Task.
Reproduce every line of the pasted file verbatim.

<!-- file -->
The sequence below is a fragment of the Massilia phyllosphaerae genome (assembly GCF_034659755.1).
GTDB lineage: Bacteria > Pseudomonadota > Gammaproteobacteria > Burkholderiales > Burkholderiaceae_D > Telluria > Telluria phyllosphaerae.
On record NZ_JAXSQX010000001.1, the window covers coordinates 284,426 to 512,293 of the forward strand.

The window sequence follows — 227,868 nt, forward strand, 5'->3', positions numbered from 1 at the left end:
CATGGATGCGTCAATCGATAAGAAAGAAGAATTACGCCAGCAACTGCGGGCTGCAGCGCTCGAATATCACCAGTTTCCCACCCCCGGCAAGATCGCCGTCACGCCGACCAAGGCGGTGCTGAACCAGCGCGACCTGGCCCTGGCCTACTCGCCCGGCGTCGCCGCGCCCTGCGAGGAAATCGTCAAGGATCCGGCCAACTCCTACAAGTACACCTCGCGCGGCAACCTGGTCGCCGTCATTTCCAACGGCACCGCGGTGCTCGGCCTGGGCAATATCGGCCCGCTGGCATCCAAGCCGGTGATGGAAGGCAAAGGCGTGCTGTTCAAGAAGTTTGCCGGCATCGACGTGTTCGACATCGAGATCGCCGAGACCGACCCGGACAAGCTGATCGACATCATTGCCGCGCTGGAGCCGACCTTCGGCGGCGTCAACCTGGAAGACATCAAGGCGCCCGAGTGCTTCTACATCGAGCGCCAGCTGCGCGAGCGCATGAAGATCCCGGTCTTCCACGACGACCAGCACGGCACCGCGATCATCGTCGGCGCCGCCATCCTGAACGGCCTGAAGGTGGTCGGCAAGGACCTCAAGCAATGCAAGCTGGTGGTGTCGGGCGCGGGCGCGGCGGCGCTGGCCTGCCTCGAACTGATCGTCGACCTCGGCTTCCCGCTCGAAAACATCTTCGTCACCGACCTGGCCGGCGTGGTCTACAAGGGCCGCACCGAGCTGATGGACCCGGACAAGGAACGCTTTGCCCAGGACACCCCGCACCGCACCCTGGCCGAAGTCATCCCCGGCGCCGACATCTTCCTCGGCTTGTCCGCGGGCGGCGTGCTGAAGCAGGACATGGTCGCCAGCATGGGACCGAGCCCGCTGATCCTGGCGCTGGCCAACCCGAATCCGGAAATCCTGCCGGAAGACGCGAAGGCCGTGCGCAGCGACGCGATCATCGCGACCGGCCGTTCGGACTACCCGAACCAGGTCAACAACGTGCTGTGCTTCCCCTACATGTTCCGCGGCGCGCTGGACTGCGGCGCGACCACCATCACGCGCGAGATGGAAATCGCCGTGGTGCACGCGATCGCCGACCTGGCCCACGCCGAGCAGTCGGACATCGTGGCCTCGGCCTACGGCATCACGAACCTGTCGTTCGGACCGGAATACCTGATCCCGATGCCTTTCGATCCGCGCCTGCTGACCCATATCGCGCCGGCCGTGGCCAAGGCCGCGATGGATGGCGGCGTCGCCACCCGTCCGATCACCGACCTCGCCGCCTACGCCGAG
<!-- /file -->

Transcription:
The sequence below is a fragment of the Massilia phyllosphaerae genome (assembly GCF_034659755.1).
GTDB lineage: Bacteria > Pseudomonadota > Gammaproteobacteria > Burkholderiales > Burkholderiaceae_D > Telluria > Telluria phyllosphaerae.
On record NZ_JAXSQX010000001.1, the window covers coordinates 284,426 to 512,293 of the forward strand.

The window sequence follows — 227,868 nt, forward strand, 5'->3', positions numbered from 1 at the left end:
CATGGATGCGTCAATCGATAAGAAAGAAGAATTACGCCAGCAACTGCGGGCTGCAGCGCTCGAATATCACCAGTTTCCCACCCCCGGCAAGATCGCCGTCACGCCGACCAAGGCGGTGCTGAACCAGCGCGACCTGGCCCTGGCCTACTCGCCCGGCGTCGCCGCGCCCTGCGAGGAAATCGTCAAGGATCCGGCCAACTCCTACAAGTACACCTCGCGCGGCAACCTGGTCGCCGTCATTTCCAACGGCACCGCGGTGCTCGGCCTGGGCAATATCGGCCCGCTGGCATCCAAGCCGGTGATGGAAGGCAAAGGCGTGCTGTTCAAGAAGTTTGCCGGCATCGACGTGTTCGACATCGAGATCGCCGAGACCGACCCGGACAAGCTGATCGACATCATTGCCGCGCTGGAGCCGACCTTCGGCGGCGTCAACCTGGAAGACATCAAGGCGCCCGAGTGCTTCTACATCGAGCGCCAGCTGCGCGAGCGCATGAAGATCCCGGTCTTCCACGACGACCAGCACGGCACCGCGATCATCGTCGGCGCCGCCATCCTGAACGGCCTGAAGGTGGTCGGCAAGGACCTCAAGCAATGCAAGCTGGTGGTGTCGGGCGCGGGCGCGGCGGCGCTGGCCTGCCTCGAACTGATCGTCGACCTCGGCTTCCCGCTCGAAAACATCTTCGTCACCGACCTGGCCGGCGTGGTCTACAAGGGCCGCACCGAGCTGATGGACCCGGACAAGGAACGCTTTGCCCAGGACACCCCGCACCGCACCCTGGCCGAAGTCATCCCCGGCGCCGACATCTTCCTCGGCTTGTCCGCGGGCGGCGTGCTGAAGCAGGACATGGTCGCCAGCATGGGACCGAGCCCGCTGATCCTGGCGCTGGCCAACCCGAATCCGGAAATCCTGCCGGAAGACGCGAAGGCCGTGCGCAGCGACGCGATCATCGCGACCGGCCGTTCGGACTACCCGAACCAGGTCAACAACGTGCTGTGCTTCCCCTACATGTTCCGCGGCGCGCTGGACTGCGGCGCGACCACCATCACGCGCGAGATGGAAATCGCCGTGGTGCACGCGATCGCCGACCTGGCCCACGCCGAGCAGTCGGACATCGTGGCCTCGGCCTACGGCATCACGAACCTGTCGTTCGGACCGGAATACCTGATCCCGATGCCTTTCGATCCGCGCCTGCTGACCCATATCGCGCCGGCCGTGGCCAAGGCCGCGATGGATGGCGGCGTCGCCACCCGTCCGATCACCGACCTCGCCGCCTACGCCGAG